The two-hundred-year search for botanical memory

Virginia Morell in Lapham’s Quarterly:

A member of the pea family, M. pudica is a small plant with tiny leaflets paired along the length of each stem and pretty lavender-pink globular flowers. The leaves give it a fernlike, feminine look, although it is also armed with thorns to ward off attacks. It’s native to Central and South America but has spread throughout the tropics partly because of its popularity as a novel ornamental that exhibits a fascinating behavior: if you touch a single leaf, the plant will swiftly fold up all its leaves before your eyes. Only a soft touch is required to bring on this collapse; after a while, you can also watch as the wilted-appearing mimosa sets about righting itself and reopening its leaves. You may have discovered the mimosa’s animal-like trick in an arboretum or store where the plants are sometimes displayed or sold. The rapid response to being touched is another defensive tactic—it startles most insects, as it does naive humans.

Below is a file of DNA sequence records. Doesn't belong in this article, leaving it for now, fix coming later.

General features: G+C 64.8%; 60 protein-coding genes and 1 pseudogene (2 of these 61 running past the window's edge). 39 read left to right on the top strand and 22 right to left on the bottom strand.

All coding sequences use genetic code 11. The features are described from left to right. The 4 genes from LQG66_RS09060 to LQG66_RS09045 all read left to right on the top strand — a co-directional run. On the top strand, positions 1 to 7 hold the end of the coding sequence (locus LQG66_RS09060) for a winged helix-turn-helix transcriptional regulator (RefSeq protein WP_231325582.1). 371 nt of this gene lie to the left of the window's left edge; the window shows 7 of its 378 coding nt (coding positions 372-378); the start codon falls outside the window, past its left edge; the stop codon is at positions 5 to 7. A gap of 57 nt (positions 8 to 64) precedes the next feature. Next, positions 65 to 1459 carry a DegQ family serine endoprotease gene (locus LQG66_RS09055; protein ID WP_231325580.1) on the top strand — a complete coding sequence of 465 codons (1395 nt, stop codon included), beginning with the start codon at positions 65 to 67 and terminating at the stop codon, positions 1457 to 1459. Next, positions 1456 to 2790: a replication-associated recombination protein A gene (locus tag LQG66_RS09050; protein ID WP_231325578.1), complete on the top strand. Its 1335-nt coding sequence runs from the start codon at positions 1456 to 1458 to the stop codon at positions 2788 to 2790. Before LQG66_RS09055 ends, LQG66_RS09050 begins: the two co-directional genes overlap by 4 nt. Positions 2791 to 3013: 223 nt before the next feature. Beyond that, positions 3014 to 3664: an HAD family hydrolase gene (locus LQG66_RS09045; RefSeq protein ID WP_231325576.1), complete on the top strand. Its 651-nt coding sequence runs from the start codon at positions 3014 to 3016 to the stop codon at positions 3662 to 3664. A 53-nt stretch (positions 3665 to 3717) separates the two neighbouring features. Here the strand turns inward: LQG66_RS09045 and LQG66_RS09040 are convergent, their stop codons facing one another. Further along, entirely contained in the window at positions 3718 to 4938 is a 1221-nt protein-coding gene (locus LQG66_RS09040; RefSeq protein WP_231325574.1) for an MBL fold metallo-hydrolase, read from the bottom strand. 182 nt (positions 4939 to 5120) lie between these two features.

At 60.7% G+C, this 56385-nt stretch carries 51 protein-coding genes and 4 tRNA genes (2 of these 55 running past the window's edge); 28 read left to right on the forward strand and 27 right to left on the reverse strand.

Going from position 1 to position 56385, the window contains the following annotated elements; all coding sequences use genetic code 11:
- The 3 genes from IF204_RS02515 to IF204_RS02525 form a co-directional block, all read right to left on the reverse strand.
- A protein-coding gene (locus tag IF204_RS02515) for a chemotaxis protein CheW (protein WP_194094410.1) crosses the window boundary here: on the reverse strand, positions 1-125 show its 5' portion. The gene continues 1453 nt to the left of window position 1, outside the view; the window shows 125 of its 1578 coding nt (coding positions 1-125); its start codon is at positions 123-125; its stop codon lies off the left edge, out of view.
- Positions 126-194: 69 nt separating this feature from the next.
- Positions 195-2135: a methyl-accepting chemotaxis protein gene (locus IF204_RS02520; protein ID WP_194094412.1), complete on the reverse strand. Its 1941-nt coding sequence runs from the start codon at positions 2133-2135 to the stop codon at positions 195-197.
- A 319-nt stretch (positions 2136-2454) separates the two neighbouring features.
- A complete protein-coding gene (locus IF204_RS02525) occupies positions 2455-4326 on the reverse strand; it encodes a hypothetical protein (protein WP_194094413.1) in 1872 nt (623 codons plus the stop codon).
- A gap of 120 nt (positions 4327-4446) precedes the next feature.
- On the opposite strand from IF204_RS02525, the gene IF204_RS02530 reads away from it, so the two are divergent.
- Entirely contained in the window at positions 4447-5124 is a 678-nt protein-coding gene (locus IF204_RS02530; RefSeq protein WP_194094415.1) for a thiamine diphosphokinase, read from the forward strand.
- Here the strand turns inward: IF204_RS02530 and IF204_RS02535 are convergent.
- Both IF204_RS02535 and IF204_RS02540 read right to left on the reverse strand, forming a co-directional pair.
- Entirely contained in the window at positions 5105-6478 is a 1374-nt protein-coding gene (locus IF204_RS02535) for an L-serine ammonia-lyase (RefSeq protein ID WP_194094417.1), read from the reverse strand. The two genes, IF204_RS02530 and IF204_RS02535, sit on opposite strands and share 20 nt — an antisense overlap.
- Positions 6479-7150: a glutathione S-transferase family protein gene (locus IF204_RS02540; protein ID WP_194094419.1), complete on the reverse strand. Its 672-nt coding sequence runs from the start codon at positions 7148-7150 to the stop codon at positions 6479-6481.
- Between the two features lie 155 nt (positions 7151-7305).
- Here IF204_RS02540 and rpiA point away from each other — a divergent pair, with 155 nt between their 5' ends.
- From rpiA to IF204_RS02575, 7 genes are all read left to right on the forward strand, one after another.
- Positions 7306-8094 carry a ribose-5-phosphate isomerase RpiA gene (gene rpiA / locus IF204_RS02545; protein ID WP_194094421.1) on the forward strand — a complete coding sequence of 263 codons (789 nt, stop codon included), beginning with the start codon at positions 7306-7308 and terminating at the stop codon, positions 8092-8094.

M. pudica and its curious actions were known to Western science even before 1753, when Linnaeus officially named the species. Many leading scientists of the day, including Robert Hooke (the English natural philosopher best known for being the first to see and describe a cell via a microscope) and later the French naturalist Jean-Baptiste Lamarck studied the plant. Lamarck was particularly struck by how mimosas eventually no longer respond to being repeatedly touched.

More here.